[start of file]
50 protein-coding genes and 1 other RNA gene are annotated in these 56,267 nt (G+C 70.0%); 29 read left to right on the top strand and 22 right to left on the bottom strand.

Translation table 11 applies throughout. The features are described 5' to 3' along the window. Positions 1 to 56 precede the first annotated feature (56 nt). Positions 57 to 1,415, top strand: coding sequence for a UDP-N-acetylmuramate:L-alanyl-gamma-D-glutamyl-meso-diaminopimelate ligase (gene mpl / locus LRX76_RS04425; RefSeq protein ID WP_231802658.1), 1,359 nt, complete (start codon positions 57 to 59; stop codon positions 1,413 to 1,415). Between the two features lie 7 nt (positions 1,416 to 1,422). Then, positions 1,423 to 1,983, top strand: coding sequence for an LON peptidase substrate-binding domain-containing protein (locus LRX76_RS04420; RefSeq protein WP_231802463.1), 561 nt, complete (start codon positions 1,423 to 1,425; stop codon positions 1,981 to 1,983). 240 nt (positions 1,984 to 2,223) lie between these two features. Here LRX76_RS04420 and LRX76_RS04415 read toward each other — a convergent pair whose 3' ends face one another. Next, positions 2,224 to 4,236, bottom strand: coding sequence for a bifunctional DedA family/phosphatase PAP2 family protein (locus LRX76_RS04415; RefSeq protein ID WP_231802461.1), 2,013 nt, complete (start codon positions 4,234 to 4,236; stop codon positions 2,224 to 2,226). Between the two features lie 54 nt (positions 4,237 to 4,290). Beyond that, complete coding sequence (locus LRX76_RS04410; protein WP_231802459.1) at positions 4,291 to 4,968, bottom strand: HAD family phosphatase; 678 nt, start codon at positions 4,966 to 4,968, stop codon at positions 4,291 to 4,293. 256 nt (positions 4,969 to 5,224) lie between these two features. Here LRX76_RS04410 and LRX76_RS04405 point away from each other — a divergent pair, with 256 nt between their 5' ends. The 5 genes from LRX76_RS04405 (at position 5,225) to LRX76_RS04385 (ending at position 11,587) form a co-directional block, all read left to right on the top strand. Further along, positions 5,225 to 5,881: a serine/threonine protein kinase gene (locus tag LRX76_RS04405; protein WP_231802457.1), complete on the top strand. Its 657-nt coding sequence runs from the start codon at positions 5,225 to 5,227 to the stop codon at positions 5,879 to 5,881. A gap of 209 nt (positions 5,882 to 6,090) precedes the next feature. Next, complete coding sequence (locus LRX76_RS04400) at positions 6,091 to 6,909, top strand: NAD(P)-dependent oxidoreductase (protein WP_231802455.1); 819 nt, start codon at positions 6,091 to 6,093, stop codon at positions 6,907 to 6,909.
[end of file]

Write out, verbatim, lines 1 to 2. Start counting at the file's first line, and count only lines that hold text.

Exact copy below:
50 protein-coding genes and 1 other RNA gene are annotated in these 56,267 nt (G+C 70.0%); 29 read left to right on the top strand and 22 right to left on the bottom strand.

Translation table 11 applies throughout. The features are described 5' to 3' along the window. Positions 1 to 56 precede the first annotated feature (56 nt). Positions 57 to 1,415, top strand: coding sequence for a UDP-N-acetylmuramate:L-alanyl-gamma-D-glutamyl-meso-diaminopimelate ligase (gene mpl / locus LRX76_RS04425; RefSeq protein ID WP_231802658.1), 1,359 nt, complete (start codon positions 57 to 59; stop codon positions 1,413 to 1,415). Between the two features lie 7 nt (positions 1,416 to 1,422). Then, positions 1,423 to 1,983, top strand: coding sequence for an LON peptidase substrate-binding domain-containing protein (locus LRX76_RS04420; RefSeq protein WP_231802463.1), 561 nt, complete (start codon positions 1,423 to 1,425; stop codon positions 1,981 to 1,983). 240 nt (positions 1,984 to 2,223) lie between these two features. Here LRX76_RS04420 and LRX76_RS04415 read toward each other — a convergent pair whose 3' ends face one another. Next, positions 2,224 to 4,236, bottom strand: coding sequence for a bifunctional DedA family/phosphatase PAP2 family protein (locus LRX76_RS04415; RefSeq protein ID WP_231802461.1), 2,013 nt, complete (start codon positions 4,234 to 4,236; stop codon positions 2,224 to 2,226). Between the two features lie 54 nt (positions 4,237 to 4,290). Beyond that, complete coding sequence (locus LRX76_RS04410; protein WP_231802459.1) at positions 4,291 to 4,968, bottom strand: HAD family phosphatase; 678 nt, start codon at positions 4,966 to 4,968, stop codon at positions 4,291 to 4,293. 256 nt (positions 4,969 to 5,224) lie between these two features. Here LRX76_RS04410 and LRX76_RS04405 point away from each other — a divergent pair, with 256 nt between their 5' ends. The 5 genes from LRX76_RS04405 (at position 5,225) to LRX76_RS04385 (ending at position 11,587) form a co-directional block, all read left to right on the top strand. Further along, positions 5,225 to 5,881: a serine/threonine protein kinase gene (locus tag LRX76_RS04405; protein WP_231802457.1), complete on the top strand. Its 657-nt coding sequence runs from the start codon at positions 5,225 to 5,227 to the stop codon at positions 5,879 to 5,881. A gap of 209 nt (positions 5,882 to 6,090) precedes the next feature. Next, complete coding sequence (locus LRX76_RS04400) at positions 6,091 to 6,909, top strand: NAD(P)-dependent oxidoreductase (protein WP_231802455.1); 819 nt, start codon at positions 6,091 to 6,093, stop codon at positions 6,907 to 6,909.